HC Deb 03 December 1941 vol 376 cc1124-6
42. Mr. Sorensen

asked the Under secretary of State for the Colonies whether he is aware of considerable discontent among members of the Nigerian Civil Service and the railway workers respecting revision and increase of salaries and pay; whether, in view of the increased cost of living, he will inquire into the demand for a war bonus and a beneficial revision of salaries; and whether he is satisfied that Sessional Papers Nos. 1 and 2, 1941, will not adversely affect civil servants and make promotion to executive posts more difficult?

Mr. George Hall

As the reply is rather long, I will, with my hon. Friend's per mission, circulate it in the OFFICIAL REPORT.

Mr. Sorensen

Does the reply of my hon. Friend indicate that some action has been taken regarding the very strong discontent shown by the workers?

Mr. Hall

Yes, Sir. I am sure that my hon. Friend will not be dissatisfied when he receives the reply.

Following is the reply:

It is understood that representations on behalf of the African staff of the Nigerian Civil Service including the railway staff have been made to the Government of Nigeria from time to time. Many improvements in the conditions of service of railway workers were introduced with effect from the 1st of October and my Noble Friend has been in communication with the Governor of Nigeria in regard to possible improvements in the salary scale in the general clerical and technical services.

Quite apart from the question of these improvements, the Governor has ap pointed a special committee to consider the adequacy or otherwise of rates of pay of labour, and of African Government servants and employees in the township of Lagos, having regard to any increase in cost of living which may have occurred since the outbreak of war, and to make recommendations as follow:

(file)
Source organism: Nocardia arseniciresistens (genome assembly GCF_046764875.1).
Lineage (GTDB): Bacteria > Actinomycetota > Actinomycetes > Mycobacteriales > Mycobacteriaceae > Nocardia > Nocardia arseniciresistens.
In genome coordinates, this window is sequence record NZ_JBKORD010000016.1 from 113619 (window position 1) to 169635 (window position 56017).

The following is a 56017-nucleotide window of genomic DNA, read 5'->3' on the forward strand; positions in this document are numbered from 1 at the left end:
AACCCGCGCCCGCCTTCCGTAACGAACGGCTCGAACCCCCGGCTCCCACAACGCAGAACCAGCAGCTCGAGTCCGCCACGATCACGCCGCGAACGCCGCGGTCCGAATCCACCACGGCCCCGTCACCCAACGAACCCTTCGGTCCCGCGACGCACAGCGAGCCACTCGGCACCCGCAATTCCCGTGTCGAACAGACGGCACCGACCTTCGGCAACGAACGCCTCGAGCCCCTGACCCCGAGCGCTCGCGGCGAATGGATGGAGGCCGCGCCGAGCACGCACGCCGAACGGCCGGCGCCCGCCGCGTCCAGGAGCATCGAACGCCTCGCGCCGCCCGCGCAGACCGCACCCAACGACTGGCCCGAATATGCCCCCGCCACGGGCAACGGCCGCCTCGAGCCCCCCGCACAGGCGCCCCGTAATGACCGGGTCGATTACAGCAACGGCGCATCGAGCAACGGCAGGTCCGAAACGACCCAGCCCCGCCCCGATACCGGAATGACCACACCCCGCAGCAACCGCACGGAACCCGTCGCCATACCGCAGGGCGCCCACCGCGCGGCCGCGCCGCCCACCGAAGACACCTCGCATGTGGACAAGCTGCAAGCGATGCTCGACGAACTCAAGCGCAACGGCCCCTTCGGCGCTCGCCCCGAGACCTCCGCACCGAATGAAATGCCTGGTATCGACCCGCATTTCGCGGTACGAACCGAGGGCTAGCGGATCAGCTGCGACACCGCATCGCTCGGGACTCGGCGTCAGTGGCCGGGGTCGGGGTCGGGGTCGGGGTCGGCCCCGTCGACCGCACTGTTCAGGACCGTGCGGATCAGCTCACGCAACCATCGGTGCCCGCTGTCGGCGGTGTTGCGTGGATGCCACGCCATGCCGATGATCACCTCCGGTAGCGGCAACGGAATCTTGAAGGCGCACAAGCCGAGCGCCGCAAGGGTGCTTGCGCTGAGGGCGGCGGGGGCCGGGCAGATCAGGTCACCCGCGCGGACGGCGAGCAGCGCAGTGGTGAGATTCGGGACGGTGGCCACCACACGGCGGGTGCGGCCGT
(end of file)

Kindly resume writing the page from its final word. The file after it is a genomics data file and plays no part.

1. (a) Whether a temporary increase by way of bonus or other addition to pay should be made.
  2. (b,) Whether any form of relief is desirable, such as, for example, (i) free meals at work; (ii) provision of good and cheap meals on purchase; (iii) stricter price control; (iv) rent restriction; (v) provision of quarters or assisted scheme for tenements.

Provincial wages committees also have been requested to submit recommendations as to whether existing minimum rates of pay should be raised.

As regards the third part of my hon. Friend's Question, Sessional Paper No. 1 of 1941 is a statement incorporating the decisions and modifications of the terms and service of the clerical, technical and subordinate staff of the local Civil Ser vice which have been made since the issue of Sessional Paper No. 19 of 1935. Sessional Paper No. 2 of 1941 is a statement of the standard salary scales and terms of appointment for an intermediate division of the Civil Service for officials locally recruited. The creation of an intermediate division of the Civil Service is one of the principal measures whereby it is hoped to foster the training of Africans to take an increasing share and responsibility in the Government Service with the ultimate object of relieving more highly paid European personnel of the accumulating volume of routine duties with which they are normally burdened. My Noble Friend sees no reason to sup pose that the statements in these two Sessional Papers are not in the best interests of the Nigerian Civil Service.

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